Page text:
April 15, 1912 is a date that will never be forgotten in the history of mankind. Early in the morning, the rms titanic it sank, killing nearly 1,500 passengers outright.
The giant ship lay untouched on the ocean floor for 73 years, until an expedition finally found it in 1985. Many had tried and failed but Dr. Robert Ballard and his team managed to locate and explore the wreck.
Even though it was over 30 years ago, the images from that first visit are still just as impressive. The men and women who worked on this project did so with the utmost precision and respect.
After all, they were unearthing one of the greatest tragedies in history. In the years since, various exhibitions have toured the world and there is a feature film based on the event, even winning Best Picture at the Oscars.
It’s easy to get carried away with the mystique and romance of the 1900s, but it’s important to remember that the titanic it is a true piece of history that is not to be taken lightly.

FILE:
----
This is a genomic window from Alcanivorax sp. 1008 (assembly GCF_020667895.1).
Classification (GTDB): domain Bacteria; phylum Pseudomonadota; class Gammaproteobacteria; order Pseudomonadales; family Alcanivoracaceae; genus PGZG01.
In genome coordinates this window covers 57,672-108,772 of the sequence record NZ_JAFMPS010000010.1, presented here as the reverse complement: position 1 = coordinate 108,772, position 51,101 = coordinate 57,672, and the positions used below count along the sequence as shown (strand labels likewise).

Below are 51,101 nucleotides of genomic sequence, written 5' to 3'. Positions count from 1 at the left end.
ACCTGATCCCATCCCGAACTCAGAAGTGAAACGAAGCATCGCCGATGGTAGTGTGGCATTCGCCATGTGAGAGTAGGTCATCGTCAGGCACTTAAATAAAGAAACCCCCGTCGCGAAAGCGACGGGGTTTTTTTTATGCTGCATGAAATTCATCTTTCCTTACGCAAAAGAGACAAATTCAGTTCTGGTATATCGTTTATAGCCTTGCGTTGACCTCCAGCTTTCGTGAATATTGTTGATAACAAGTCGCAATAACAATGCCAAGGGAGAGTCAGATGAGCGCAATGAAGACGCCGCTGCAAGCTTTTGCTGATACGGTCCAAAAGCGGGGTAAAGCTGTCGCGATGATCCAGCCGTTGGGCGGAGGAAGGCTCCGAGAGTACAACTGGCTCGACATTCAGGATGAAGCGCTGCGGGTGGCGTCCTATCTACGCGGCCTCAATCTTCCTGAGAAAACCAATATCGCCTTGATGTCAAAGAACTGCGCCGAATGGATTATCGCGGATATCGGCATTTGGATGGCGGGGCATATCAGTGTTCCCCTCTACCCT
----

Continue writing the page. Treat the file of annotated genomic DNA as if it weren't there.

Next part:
It is time to look at what remains of the ship itself. Check out the images below to see what Ballard and his team discovered when they first plunged into the murky depths of the ocean.
Instead of relying on SONAR as on previous expeditions, Ballard came up with a new technique that used an unmanned video camera that was towed in a separate vessel. Called the “Argo,” this camera offered live video.
They spent several days without finding anything, but finally they found one of the ship’s boilers. “We were embarrassed to celebrate,” Ballard reflected on the adventure. “We suddenly realized that we shouldn’t be dancing on someone’s grave.”
The crew was worried they wouldn’t have enough time to take the photos, but the site has been checked many times since.
Some want to know the exact site to continue exploring it, but Ballard maintains that it should not be disturbed again.
While exploration and documentation is a great way to educate future generations, moving the Titanic from its resting place seems wrong.
While some parts of the titanic They have remained in good condition, others have crumbled and faded beyond recognition.
Other expeditions were able to provide a complete view of the site.
These are two of the engines, each four stories high.